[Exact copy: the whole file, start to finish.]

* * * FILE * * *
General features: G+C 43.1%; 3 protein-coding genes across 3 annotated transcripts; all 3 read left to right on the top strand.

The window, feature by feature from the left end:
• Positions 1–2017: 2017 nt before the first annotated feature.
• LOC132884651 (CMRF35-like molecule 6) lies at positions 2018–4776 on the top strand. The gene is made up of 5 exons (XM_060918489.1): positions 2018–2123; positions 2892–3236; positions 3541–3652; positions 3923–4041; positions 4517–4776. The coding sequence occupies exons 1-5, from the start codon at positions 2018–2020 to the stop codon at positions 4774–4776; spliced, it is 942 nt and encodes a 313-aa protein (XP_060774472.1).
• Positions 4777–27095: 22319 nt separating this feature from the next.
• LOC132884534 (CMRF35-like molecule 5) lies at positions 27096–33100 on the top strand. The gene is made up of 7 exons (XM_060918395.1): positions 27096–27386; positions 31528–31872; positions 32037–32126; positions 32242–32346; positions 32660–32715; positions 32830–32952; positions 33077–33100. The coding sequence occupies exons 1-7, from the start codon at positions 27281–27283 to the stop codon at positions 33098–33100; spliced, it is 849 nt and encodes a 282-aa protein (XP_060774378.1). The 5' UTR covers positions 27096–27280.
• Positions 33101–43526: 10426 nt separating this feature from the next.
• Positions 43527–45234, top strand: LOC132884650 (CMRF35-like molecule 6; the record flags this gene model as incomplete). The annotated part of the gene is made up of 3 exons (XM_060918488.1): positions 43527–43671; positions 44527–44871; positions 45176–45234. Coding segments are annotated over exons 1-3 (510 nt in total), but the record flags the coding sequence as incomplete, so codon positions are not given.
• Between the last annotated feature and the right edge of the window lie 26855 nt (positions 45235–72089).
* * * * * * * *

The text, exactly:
General features: G+C 43.1%; 3 protein-coding genes across 3 annotated transcripts; all 3 read left to right on the top strand.

The window, feature by feature from the left end:
• Positions 1–2017: 2017 nt before the first annotated feature.
• LOC132884651 (CMRF35-like molecule 6) lies at positions 2018–4776 on the top strand. The gene is made up of 5 exons (XM_060918489.1): positions 2018–2123; positions 2892–3236; positions 3541–3652; positions 3923–4041; positions 4517–4776. The coding sequence occupies exons 1-5, from the start codon at positions 2018–2020 to the stop codon at positions 4774–4776; spliced, it is 942 nt and encodes a 313-aa protein (XP_060774472.1).
• Positions 4777–27095: 22319 nt separating this feature from the next.
• LOC132884534 (CMRF35-like molecule 5) lies at positions 27096–33100 on the top strand. The gene is made up of 7 exons (XM_060918395.1): positions 27096–27386; positions 31528–31872; positions 32037–32126; positions 32242–32346; positions 32660–32715; positions 32830–32952; positions 33077–33100. The coding sequence occupies exons 1-7, from the start codon at positions 27281–27283 to the stop codon at positions 33098–33100; spliced, it is 849 nt and encodes a 282-aa protein (XP_060774378.1). The 5' UTR covers positions 27096–27280.
• Positions 33101–43526: 10426 nt separating this feature from the next.
• Positions 43527–45234, top strand: LOC132884650 (CMRF35-like molecule 6; the record flags this gene model as incomplete). The annotated part of the gene is made up of 3 exons (XM_060918488.1): positions 43527–43671; positions 44527–44871; positions 45176–45234. Coding segments are annotated over exons 1-3 (510 nt in total), but the record flags the coding sequence as incomplete, so codon positions are not given.
• Between the last annotated feature and the right edge of the window lie 26855 nt (positions 45235–72089).